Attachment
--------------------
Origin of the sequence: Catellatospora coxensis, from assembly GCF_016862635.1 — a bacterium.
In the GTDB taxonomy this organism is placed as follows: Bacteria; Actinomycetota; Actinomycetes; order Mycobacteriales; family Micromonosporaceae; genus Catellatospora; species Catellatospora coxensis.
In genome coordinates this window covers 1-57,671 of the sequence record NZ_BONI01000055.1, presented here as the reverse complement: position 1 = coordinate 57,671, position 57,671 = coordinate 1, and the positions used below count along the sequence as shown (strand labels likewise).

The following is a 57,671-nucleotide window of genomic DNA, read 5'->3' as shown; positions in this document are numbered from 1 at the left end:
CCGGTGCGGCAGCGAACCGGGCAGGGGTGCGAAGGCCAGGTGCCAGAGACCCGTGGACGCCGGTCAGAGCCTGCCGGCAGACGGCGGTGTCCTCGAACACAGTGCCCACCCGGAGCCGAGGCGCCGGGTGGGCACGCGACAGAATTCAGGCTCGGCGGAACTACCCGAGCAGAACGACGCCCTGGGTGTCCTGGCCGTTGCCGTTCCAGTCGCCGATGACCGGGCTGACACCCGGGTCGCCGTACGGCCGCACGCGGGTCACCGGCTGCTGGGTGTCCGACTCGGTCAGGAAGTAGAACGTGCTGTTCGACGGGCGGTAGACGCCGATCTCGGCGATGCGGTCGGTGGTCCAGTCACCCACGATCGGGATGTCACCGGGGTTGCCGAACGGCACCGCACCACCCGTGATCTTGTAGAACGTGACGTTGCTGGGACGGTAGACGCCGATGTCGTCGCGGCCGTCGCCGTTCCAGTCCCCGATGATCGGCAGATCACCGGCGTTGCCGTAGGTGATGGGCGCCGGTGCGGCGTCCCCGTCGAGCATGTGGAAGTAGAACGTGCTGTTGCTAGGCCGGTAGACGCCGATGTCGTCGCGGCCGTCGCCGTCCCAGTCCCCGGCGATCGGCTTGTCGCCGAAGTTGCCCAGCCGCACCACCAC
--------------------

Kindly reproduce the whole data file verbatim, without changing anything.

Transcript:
Origin of the sequence: Catellatospora coxensis, from assembly GCF_016862635.1 — a bacterium.
In the GTDB taxonomy this organism is placed as follows: Bacteria; Actinomycetota; Actinomycetes; order Mycobacteriales; family Micromonosporaceae; genus Catellatospora; species Catellatospora coxensis.
In genome coordinates this window covers 1-57,671 of the sequence record NZ_BONI01000055.1, presented here as the reverse complement: position 1 = coordinate 57,671, position 57,671 = coordinate 1, and the positions used below count along the sequence as shown (strand labels likewise).

The following is a 57,671-nucleotide window of genomic DNA, read 5'->3' as shown; positions in this document are numbered from 1 at the left end:
CCGGTGCGGCAGCGAACCGGGCAGGGGTGCGAAGGCCAGGTGCCAGAGACCCGTGGACGCCGGTCAGAGCCTGCCGGCAGACGGCGGTGTCCTCGAACACAGTGCCCACCCGGAGCCGAGGCGCCGGGTGGGCACGCGACAGAATTCAGGCTCGGCGGAACTACCCGAGCAGAACGACGCCCTGGGTGTCCTGGCCGTTGCCGTTCCAGTCGCCGATGACCGGGCTGACACCCGGGTCGCCGTACGGCCGCACGCGGGTCACCGGCTGCTGGGTGTCCGACTCGGTCAGGAAGTAGAACGTGCTGTTCGACGGGCGGTAGACGCCGATCTCGGCGATGCGGTCGGTGGTCCAGTCACCCACGATCGGGATGTCACCGGGGTTGCCGAACGGCACCGCACCACCCGTGATCTTGTAGAACGTGACGTTGCTGGGACGGTAGACGCCGATGTCGTCGCGGCCGTCGCCGTTCCAGTCCCCGATGATCGGCAGATCACCGGCGTTGCCGTAGGTGATGGGCGCCGGTGCGGCGTCCCCGTCGAGCATGTGGAAGTAGAACGTGCTGTTGCTAGGCCGGTAGACGCCGATGTCGTCGCGGCCGTCGCCGTCCCAGTCCCCGGCGATCGGCTTGTCGCCGAAGTTGCCCAGCCGCACCACCAC